The best way to think about Sisi’s new term, his second, is as an extension of his first. Because of strong support within most state institutions for the incumbent, there was no doubt either inside or outside Egypt that he would remain president. Few expect any policy resets, like a call to open up space in civil society or developing larger social security nets for the country’s most vulnerable. The priorities for Sisi’s second term remain the same as the first: the economy and security.
A second term for Sisi also means he will begin to seriously consider who will follow him. He could groom a successor—who that would be is anyone’s guess at the moment. Or he could accept that someone he does not support could take the reins. That’s also rather difficult to imagine, given that the current administration has narrowed the space in Egypt for creating a genuine political alternative. Sisi may also just run for a third term. That would require an amendment to the constitution, which limits presidents to two terms; that, in turn, would require a public referendum.
As things stand now, Sisi would seem to have sufficient support from Egypt’s business elite, along with a substantial proportion of the networks of former President Hosni Mubarak. The opposition to Sisi beyond the state apparatus is also too weak to oppose such a move. Opposition from different actors such as disaffected former supporters, pro-revolutionary activists and political groups, and pro-Muslim Brotherhood stalwarts, does exist. But it is an open question as to whether they can muster enough support to thwart any move to change the constitution.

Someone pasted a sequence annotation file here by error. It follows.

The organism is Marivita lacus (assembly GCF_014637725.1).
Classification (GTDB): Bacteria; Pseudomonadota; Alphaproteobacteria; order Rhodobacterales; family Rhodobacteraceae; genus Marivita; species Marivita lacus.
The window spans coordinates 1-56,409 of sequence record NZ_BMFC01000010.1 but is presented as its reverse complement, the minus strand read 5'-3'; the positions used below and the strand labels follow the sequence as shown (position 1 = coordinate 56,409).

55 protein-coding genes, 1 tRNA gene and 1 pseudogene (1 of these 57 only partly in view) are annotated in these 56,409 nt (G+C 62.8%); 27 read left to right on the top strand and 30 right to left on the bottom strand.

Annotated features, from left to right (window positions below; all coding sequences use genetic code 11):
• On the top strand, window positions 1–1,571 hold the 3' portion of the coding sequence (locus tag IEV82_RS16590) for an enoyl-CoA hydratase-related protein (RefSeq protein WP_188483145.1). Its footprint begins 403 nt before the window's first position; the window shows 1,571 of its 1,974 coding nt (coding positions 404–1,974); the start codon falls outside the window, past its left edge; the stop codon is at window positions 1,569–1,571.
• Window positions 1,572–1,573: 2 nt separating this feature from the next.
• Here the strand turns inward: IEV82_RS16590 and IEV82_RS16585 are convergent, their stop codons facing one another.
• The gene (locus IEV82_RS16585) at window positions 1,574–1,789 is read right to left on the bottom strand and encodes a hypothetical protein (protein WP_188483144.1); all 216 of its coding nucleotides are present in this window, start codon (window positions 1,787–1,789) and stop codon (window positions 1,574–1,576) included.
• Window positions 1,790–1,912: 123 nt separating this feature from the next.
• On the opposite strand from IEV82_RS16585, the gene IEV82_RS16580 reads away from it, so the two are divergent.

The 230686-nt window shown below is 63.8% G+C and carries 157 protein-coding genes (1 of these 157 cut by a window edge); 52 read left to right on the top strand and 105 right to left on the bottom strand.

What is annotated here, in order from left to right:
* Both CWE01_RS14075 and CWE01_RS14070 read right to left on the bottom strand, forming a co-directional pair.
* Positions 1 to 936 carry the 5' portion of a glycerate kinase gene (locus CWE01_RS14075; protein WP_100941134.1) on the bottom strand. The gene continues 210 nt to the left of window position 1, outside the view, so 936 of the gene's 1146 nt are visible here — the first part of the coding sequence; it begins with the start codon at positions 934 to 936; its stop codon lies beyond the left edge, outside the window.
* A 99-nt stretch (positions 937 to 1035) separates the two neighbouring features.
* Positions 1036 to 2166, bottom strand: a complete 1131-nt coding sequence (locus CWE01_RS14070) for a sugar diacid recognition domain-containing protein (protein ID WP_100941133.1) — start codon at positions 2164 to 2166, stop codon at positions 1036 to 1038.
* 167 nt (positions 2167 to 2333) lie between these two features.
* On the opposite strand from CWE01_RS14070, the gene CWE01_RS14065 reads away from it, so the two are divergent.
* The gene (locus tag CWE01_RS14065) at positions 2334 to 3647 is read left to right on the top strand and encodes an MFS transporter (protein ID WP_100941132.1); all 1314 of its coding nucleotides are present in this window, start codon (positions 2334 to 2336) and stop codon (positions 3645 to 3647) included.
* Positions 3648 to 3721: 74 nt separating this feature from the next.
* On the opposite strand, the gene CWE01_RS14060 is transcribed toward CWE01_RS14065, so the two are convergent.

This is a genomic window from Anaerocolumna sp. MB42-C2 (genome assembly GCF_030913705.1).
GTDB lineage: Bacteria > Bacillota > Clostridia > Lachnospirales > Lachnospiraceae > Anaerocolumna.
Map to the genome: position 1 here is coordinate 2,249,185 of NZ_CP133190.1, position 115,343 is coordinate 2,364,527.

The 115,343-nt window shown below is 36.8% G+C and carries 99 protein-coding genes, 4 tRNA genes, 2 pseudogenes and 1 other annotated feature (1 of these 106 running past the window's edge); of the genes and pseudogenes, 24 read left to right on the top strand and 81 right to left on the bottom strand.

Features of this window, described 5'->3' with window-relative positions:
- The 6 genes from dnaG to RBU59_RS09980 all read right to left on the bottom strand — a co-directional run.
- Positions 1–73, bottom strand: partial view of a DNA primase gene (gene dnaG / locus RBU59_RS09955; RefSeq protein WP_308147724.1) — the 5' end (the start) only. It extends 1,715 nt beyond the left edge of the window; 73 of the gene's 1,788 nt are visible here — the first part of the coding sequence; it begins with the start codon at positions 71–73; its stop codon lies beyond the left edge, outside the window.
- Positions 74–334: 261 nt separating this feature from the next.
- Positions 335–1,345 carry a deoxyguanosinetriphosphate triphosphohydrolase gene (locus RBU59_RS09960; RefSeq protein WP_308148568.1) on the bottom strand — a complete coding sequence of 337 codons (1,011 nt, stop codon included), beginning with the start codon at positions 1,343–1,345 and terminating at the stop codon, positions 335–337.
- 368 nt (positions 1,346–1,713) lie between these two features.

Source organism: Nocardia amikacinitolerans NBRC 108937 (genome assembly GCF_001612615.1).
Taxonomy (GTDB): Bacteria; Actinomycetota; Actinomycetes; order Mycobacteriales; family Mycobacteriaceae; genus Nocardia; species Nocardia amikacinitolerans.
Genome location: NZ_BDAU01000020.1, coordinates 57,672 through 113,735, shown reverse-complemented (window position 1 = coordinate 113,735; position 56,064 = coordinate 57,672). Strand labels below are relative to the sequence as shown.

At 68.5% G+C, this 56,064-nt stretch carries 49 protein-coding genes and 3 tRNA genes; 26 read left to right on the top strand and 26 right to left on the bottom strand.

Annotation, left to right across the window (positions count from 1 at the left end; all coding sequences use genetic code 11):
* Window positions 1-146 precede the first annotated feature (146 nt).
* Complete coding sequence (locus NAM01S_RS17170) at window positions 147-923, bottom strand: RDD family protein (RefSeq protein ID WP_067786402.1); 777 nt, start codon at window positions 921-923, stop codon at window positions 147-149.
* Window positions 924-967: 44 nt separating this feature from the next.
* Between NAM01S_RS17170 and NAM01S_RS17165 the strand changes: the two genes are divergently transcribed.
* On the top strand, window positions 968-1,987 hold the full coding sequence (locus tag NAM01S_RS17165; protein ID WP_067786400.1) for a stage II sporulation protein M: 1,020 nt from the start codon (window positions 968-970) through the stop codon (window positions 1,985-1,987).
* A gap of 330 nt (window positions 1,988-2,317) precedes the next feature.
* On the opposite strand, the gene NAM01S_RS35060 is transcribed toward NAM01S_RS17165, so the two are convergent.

Yet, Sisi shouldn’t be too comfortable. The low voter turnout, despite his vigorous attempts to mobilize voters, suggested a significant level of public apathy. That should concern Cairo. In the medium to long term, such apathy can disrupt a healthy political system. Dissent exists in any political environment—but for it to be absorbed, it requires channels of political expression. If those avenues don’t exist, the consequences can be far more uncontrollable.
Looking abroad, there are certainly foreign-policy issues that should trouble the Sisi regime, including the Libyan quagmire, and the construction of the Renaissance Dam in Ethiopia, which is due to be completed later this year and could have serious consequences for Egypt’s access to Nile waters. Fortunately for Sisi, President Donald Trump has supported him, and that’s unlikely to change—even though there are some outstanding issues that need addressing. In particular, Washington is unimpressed with Egypt’s friendly relationship with North Korea. The Trump administration also wants to see Sisi lift its restrictions on foreign NGOs in Egypt, which has led to several American NGO workers being convicted in Egyptian courts.